In a nutshell, I think Sims’s argument is DC-based by necessity, since that’s the universe where the most prominent non-white characters have tended to be revamps of preexisting superhero mantles previously held by white dudes. If you look at most of the better, longest-lasting, most prominent superheroes who aren’t white–Storm, Luke Cage, Black Panther–they’re their own thing, not substitutes for previous characters. To filter it through a more familiar lens, I think it’s widely accepted that superheroines are considered lame is that so many of them are obvious, borderline creepy knock-off versions of the male characters like She-Hulk, Spider-Woman. (I think Supergirl and Batgirl clicked because they’re more like sidekicks.) Again, the ones who really work–Wonder Woman, Jean Grey, the Invisible Woman, Storm again–tend to be their own thing.
Moreover, and contra the likes of the DC characters mentioned above, the big Marvel non-white characters are associated with influential, acclaimed runs by important creators: Storm’s from the Claremont/Cockrum/Byrne X-Men, Luke Cage was rescued from obscurity by peak-of-his-powers Brian Michael Bendis for Alias and then placed at the forefront of the company-defining New Avengers, Black Panther is a goddamn Lee/Kirby Fantastic Four castmember. I know plenty of ’90s-era comics readers who are fond of Kyle or Wally and his wife Linda, and there are any number of superhero blogs who could tell you how much they enjoyed the low-double-digit runs of the recent Blue Beetle or Firestorm comics, but we’re clearly on a different level here.
Now, I know that the “one true versions” of Green Lantern (Hal Jordan), the Flash (Barry Allen), the Atom (Ray Palmer) et al who have recently been resurrected were all themselves replacements for earlier superheroes with those names. But there were many other variables in play here. For starters, the previous holders of those titles were, for the most part, predecessors in name only: The concepts for the original Green Lantern and Atom were very different, for example. They’d also been pretty much out of commission for quite some time before their publishers decided to reinvigorate their IP by coming up with new characters for those monikers. As Franklin Harris notes, this means the earlier versions didn’t have to be killed off or otherwise forcibly marginalized to make room for their replacements, which isn’t true for guys like Hal and Barry and Ray; I’d imagine that Harris is right to say that this is the source of a lot of lingering desire to bring back the previous versions.
This is getting into personal preference now, but of the suite of non-white heroes currently flying around the DCU, I’m not surprised to discover that my favorites–though not originals like Storm and Cage and the Panther–tend not to follow the usual model of copycatting a previous template as closely as their shunted-to-the-side counterparts. African-American Green Lantern John Stewart works for the same reason that white Green Lantern Guy Gardner works: They fit in as fellow members of the Green Lantern Corps, a concept that can allow for multiple people with the same power set, rather than as direct replacements for a slain Hal Jordan as was the apparently Mexican-American Kyle Rayner. Steel shares a name with some previous DC hero I don’t have the first clue about, but he’s also a can’t-miss combination of Iron Man with Superman’s cape, Thor’s hammer, and an iconic African-American legend’s name (John Henry Irons = AWESOME secret identity), all of which I’m reasonably sure didn’t apply to the last guy. Jaime Reyes is a direct replacement of the previous, murdered Blue Beetle, yeah, but he’s so different in identity (suburban teenager vs. grown-man billionaire inventor) and power set (magic alien artifact vs. basic eccentric tech stuff) that he feels less like a sub and more like what Hal Jordan was to Alan Scott. Plus, he’s in a very popular cartoon series, which is really the bottom line: The characters with the most purchase in the minds of fans and in pop-culture at large tend to be the ones who win out in the end, which is why the Green Lantern who originated the modern concept and starred in decades of stories and Super Friends beats the Green Lantern who gave us “women in refrigerators,” the crab mask, and relative obscurity.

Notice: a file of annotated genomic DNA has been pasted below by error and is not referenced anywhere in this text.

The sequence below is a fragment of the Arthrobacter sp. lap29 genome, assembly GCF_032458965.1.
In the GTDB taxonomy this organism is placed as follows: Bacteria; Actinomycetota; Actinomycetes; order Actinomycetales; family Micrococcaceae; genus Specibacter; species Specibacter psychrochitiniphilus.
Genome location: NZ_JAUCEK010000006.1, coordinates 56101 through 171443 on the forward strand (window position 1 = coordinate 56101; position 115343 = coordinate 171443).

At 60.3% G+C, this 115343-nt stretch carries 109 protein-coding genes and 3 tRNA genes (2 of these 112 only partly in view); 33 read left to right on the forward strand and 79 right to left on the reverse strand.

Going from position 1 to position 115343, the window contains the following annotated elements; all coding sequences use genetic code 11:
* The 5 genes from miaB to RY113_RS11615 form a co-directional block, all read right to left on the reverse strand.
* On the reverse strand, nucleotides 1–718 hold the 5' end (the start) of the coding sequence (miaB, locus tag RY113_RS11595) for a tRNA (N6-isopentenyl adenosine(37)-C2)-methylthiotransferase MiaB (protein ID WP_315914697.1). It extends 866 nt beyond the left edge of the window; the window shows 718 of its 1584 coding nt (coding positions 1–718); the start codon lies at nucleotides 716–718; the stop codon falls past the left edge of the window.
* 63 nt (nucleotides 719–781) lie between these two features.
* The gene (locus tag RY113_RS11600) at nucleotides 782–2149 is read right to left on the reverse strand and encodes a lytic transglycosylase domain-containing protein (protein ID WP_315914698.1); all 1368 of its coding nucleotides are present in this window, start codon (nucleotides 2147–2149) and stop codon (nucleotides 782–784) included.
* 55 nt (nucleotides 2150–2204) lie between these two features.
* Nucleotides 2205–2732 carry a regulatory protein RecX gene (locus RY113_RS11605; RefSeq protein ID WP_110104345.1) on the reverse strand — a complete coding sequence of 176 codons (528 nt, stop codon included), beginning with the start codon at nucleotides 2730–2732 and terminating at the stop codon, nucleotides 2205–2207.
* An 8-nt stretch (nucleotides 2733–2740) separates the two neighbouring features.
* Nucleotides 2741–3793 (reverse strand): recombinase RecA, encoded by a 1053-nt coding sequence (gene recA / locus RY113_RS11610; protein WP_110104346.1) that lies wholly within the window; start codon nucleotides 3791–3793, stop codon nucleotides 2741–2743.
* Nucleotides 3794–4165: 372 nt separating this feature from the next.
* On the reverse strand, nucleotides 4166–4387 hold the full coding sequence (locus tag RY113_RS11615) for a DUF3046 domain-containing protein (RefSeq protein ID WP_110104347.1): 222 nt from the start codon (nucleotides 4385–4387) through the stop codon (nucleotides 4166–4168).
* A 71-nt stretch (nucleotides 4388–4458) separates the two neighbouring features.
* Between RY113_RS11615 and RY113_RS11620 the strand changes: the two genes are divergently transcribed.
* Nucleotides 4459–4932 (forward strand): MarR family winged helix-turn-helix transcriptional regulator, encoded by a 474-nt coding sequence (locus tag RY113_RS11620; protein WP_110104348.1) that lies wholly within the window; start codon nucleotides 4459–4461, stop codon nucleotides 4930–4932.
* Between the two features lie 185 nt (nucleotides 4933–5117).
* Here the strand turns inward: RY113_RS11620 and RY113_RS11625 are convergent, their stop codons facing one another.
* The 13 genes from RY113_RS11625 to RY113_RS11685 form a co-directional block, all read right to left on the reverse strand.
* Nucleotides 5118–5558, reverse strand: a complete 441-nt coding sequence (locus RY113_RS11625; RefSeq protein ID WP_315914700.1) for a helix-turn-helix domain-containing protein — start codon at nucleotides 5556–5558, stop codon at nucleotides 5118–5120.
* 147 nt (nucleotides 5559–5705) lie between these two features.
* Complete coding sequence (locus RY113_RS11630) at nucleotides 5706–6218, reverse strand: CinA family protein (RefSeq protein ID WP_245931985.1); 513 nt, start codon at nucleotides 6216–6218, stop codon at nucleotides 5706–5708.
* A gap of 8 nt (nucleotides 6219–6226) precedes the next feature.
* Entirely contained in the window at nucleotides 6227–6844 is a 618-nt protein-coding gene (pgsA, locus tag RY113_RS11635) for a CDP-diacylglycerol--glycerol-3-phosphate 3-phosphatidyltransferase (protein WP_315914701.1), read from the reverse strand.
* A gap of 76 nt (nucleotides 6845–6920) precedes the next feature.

My point is that if you don’t like the whitening of the DCU as it’s playing out through the return of Silver Age whitebread heroes, don’t blame Geoff Johns’s Rebirth comics or the fans who buy them–blame the people who thought the best way to diversify the DCU was to stick new guys in the old guys’ laundry.